Procedure and prescription explanations
I had my surgery on a Friday and went for a check-up the next morning (yes, Eyemedi is open on Saturdays). I was warned the first three days after the operation were the toughest. I stayed inside to avoid harsh UV rays and air pollution, passing the time listening to audio books and watching a little television. As predicted, the third day was the toughest, but not excruciating (for me anyway, recovery varies). On that day, it occasionally felt like there was dust or pollen stuck in my eyes which was alleviated by keeping them closed.
I was given a few vials of emergency numbing drops but fortunately, never have to use them. For the first two weeks, I did have to keep a steady 45-minute timer running on my iPhone to remind me to administer my prescription drops throughout the day. I experienced some dryness after the bandage lenses were removed later the first week, but the discomfort was minimal thanks to the lubricating tear drops.
While the epithelium is healing for the first 14 days, patients should also avoid rubbing their eyes. Furthermore, it’s important to keep eyes protected from sweat, makeup, water, and soap, so I avoided the gym the first week and always wore sunglasses outside.
If a patient leaves Korea the week following the operation, Dr. Choo advises getting check-ups at another LASEK center or eye specialist at home. He recommends using the prescribed steroid eye drops for a minimum of three months after the operation, and to have a specialist monitor eye health and pressure once a month for three to four months after surgery.
Being a graphic designer means seeing onscreen details are important and it was a bit difficult working on the computer the first couple of weeks after LASEK ? my nearsighted vision was more blurry than my farsightedness. I learned that the surgery overcompensates for your prescription, so your range is reversed while healing. The strain sometimes caused light headaches if I didn’t take frequent breaks and my vision was noticeably cloudier by the end of the day. Thankfully, it vastly balanced out after 15 days and three weeks after the surgery, I was already traveling to Japan, amazed by how easy it was to read street signs without assistance.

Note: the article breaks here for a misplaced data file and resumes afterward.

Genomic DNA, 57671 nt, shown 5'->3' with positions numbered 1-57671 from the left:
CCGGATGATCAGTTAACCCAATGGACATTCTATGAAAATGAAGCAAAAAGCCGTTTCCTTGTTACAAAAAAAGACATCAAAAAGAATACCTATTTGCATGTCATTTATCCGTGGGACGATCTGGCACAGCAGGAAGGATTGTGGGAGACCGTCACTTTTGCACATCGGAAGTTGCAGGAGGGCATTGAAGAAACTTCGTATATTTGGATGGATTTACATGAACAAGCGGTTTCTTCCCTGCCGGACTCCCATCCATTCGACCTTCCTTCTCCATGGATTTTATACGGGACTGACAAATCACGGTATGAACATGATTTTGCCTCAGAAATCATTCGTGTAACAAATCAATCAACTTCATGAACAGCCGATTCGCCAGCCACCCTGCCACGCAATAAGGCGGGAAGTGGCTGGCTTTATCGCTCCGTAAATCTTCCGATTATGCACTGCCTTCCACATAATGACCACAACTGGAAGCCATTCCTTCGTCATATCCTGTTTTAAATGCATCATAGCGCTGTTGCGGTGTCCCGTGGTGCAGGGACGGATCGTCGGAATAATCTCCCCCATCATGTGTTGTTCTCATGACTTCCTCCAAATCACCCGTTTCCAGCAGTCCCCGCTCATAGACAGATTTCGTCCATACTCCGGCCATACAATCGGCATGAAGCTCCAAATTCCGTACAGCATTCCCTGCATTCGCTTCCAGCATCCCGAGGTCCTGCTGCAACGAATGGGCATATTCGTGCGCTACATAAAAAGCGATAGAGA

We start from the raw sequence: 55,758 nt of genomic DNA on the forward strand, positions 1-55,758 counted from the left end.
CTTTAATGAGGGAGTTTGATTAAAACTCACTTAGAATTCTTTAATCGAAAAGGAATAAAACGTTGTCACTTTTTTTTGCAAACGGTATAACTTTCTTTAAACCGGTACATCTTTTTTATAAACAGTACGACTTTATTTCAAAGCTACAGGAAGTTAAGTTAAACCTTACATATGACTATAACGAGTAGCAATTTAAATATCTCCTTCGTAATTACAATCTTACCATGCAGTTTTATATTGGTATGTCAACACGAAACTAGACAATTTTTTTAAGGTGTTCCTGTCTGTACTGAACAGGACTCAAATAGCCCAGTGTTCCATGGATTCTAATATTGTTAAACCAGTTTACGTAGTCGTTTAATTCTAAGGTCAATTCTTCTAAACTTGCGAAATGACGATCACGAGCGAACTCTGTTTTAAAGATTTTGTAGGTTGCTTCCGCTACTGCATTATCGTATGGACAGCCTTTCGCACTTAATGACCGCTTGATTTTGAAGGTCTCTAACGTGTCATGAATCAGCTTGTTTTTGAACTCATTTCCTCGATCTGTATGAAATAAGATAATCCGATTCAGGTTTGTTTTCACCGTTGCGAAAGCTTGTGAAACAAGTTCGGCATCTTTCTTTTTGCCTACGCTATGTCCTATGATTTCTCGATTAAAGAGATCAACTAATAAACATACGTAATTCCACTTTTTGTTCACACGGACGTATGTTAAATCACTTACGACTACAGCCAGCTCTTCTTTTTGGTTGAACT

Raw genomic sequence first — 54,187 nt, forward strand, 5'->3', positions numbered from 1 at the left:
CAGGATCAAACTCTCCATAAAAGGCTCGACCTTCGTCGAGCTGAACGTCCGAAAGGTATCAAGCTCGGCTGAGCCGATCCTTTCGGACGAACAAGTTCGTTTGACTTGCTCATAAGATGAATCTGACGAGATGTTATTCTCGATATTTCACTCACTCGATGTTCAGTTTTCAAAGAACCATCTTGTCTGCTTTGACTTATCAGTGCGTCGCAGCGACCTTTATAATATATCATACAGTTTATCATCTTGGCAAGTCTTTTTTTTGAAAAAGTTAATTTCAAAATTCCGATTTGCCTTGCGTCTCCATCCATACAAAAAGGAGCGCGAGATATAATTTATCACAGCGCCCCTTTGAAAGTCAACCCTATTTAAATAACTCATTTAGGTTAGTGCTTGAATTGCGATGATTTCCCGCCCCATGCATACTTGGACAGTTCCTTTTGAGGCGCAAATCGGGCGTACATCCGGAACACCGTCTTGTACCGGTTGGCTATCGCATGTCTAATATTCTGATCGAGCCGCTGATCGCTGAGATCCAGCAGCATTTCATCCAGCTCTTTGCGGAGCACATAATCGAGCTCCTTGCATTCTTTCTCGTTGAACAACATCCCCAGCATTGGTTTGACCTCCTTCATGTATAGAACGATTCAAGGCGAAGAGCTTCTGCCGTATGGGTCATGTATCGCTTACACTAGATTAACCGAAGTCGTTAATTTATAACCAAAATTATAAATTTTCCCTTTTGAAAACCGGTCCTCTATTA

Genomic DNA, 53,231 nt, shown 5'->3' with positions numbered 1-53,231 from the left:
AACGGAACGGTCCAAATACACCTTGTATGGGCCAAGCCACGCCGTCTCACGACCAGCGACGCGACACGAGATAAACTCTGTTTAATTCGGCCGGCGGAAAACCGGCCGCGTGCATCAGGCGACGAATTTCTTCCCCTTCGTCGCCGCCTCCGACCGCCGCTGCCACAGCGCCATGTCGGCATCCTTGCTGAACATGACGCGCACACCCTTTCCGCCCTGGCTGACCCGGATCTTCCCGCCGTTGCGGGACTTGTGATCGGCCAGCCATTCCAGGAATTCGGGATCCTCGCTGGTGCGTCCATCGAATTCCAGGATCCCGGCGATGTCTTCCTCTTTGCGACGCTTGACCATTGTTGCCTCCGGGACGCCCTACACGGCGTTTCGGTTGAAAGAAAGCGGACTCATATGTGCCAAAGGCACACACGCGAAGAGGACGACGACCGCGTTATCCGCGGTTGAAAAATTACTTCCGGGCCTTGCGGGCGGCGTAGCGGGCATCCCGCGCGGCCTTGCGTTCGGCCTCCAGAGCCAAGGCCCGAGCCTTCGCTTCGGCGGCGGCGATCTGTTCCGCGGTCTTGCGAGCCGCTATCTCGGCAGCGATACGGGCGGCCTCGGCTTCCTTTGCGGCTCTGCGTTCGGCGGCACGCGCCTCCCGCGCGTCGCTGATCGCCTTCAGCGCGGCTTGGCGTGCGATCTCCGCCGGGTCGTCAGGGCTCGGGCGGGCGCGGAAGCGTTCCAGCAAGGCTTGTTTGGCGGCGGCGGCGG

By the end of the first month, my nearsightedness was still slightly fuzzy when reading tiny type on bottle labels, but it improved day by day and is no longer a problem.
It’s been over two months now, my eyesight has stabilized, and I am thrilled with the outcome. Everyone I’ve talked to who underwent laser eye surgery has unanimously said “It was the best money I’ve ever spent,” and I concur. I’ve gone from being unable to watch TV or drive without glasses to seeing sharper than 20/20.
I would recommend laser eye surgery to qualified candidates, yet strongly caution to do homework. Quality and experience should trump price. Referrals are valuable too ? having friends who had already gone to Eyemedi to vouch for its service helped me feel more secure in my decision. Your eyesight is important, so make sure you choose a reputable doctor who you trust.
Have you had a procedure done abroad or have questions about LASEK? Leave your comments below.
The content on this website is not intended to be a substitute for professional medical advice, diagnosis, or treatment. Opinions are all my own, Eyemedi Vision Center did not compensate En Route Traveler for this review.
Lara was infected with the travel bug at an early age. Her mother’s job as a flight attendant enabled a childhood of discovering the world. She relocated to Seoul, South Korea, for her husband’s job and hopes to explore much of Asia while there. In addition to being the founding editor of En Route Traveler, Lara also works as a freelance graphic designer. In her spare time, she contributes as a Local Expert to AFAR, paints, enjoys vegetarian cuisine, instructs Zumba, practices yoga, dabbles in photography, and of course, travels as much as possible. like and share: